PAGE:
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Articles by K Ali
Total Records ( 2 ) for K Ali
  D. M Faleck , K Ali , R Roat , M. J Graham , R. M Crooke , R Battisti , E Garcia , R. S Ahima and Y. Imai

The excess accumulation of lipids in islets is thought to contribute to the development of diabetes in obesity by impairing β-cell function. However, lipids also serve a nutrient function in islets, and fatty acids acutely increase insulin secretion. A better understanding of lipid metabolism in islets will shed light on complex effects of lipids on β-cells. Adipose differentiation-related protein (ADFP) is localized on the surface of lipid droplets in a wide range of cells and plays an important role in intracellular lipid metabolism. We found that ADFP was highly expressed in murine β-cells. Moreover, islet ADFP was increased in mice on a high-fat diet (3.5-fold of control) and after fasting (2.5-fold of control), revealing dynamic changes in ADFP in response to metabolic cues. ADFP expression was also increased by addition of fatty acids in human islets. The downregulation of ADFP in MIN6 cells by antisense oligonucleotide (ASO) suppressed the accumulation of triglycerides upon fatty acid loading (56% of control) along with a reduction in the mRNA levels of lipogenic genes such as diacylglycerol O-acyltransferase-2 and fatty acid synthase. Fatty acid uptake, oxidation, and lipolysis were also reduced by downregulation of ADFP. Moreover, the reduction of ADFP impaired the ability of palmitate to increase insulin secretion. These findings demonstrate that ADFP is important in regulation of lipid metabolism and insulin secretion in β-cells.

  S. M Lee , P. J Woll , R Rudd , D Ferry , M O'Brien , G Middleton , S Spiro , L James , K Ali , M Jitlal and A. Hackshaw

Cancer cells rely on angiogenesis for growth and dissemination, and small cell lung cancer (SCLC) is a highly angiogenic tumor. We evaluated thalidomide, an anti-angiogenic agent, when combined with chemotherapy and as maintenance treatment.


A total of 724 patients (51% with limited and 49% with extensive disease) were randomly assigned to receive placebo or thalidomide capsules, 100–200 mg daily for up to 2 years. All patients received etoposide and carboplatin every 3 weeks for up to six cycles. Endpoints were overall survival, progression-free survival, tumor response rate, toxicity, and quality of life (QoL). Hazard ratios (HRs) for comparing thalidomide against placebo were estimated using Cox regression modeling. Statistical tests were two-sided.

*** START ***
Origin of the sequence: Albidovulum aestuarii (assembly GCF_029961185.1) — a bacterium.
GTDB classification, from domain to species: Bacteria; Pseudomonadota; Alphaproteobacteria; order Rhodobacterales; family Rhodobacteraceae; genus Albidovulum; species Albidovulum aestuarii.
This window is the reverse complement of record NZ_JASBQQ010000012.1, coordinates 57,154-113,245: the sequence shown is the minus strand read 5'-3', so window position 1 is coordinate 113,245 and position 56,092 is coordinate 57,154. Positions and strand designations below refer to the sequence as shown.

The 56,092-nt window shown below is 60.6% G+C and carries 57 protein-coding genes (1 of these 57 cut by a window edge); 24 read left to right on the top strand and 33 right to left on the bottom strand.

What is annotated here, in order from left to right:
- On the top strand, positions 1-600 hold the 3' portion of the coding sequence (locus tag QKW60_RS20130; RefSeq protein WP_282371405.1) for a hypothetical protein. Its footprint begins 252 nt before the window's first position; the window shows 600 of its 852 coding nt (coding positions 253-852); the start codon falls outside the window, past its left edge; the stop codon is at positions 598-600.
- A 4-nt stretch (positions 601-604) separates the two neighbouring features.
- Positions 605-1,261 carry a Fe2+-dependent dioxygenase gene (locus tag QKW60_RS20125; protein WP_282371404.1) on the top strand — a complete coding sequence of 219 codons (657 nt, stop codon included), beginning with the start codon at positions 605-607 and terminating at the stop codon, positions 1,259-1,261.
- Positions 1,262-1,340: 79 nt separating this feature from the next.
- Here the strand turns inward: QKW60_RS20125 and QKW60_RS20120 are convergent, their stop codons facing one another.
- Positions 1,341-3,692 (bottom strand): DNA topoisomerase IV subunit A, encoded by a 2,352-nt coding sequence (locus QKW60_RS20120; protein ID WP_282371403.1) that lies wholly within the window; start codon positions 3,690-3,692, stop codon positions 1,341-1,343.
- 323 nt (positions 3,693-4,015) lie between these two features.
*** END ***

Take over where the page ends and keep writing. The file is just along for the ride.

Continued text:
The median overall survival was 10.5 months (placebo) and 10.1 months (thalidomide) (HR for death = 1.09, 95% confidence interval [CI] = 0.93 to 1.27; P = .28). Among patients with limited-stage disease, there was no evidence of a survival difference (HR for death = 0.91, 95% CI = 0.73 to 1.15), but among patients with extensive disease, survival was worse in the thalidomide group (HR for death = 1.36, 95% CI = 1.10 to 1.68). Progression-free survival rates were also similar in the two groups (HR = 1.07, 95% CI = 0.92 to 1.24). Thalidomide was associated with an increased risk of having a thrombotic event, mainly pulmonary embolus and deep vein thrombosis (19% thalidomide vs 10% placebo; HR = 2.13, 95% CI = 1.41 to 3.20; P < .001). There were no statistically significant differences between treatments in hematological and nonhematological toxic effects, except more patients in the thalidomide group had rash, constipation, or neuropathy. Overall, QoL scores were similar in the two treatment groups, but thalidomide was associated with less insomnia and diarrhea and more constipation and peripheral neuropathy.


In this large randomized trial, thalidomide in combination with chemotherapy did not improve survival of patients with SCLC but was associated with an increased risk of thrombotic events.

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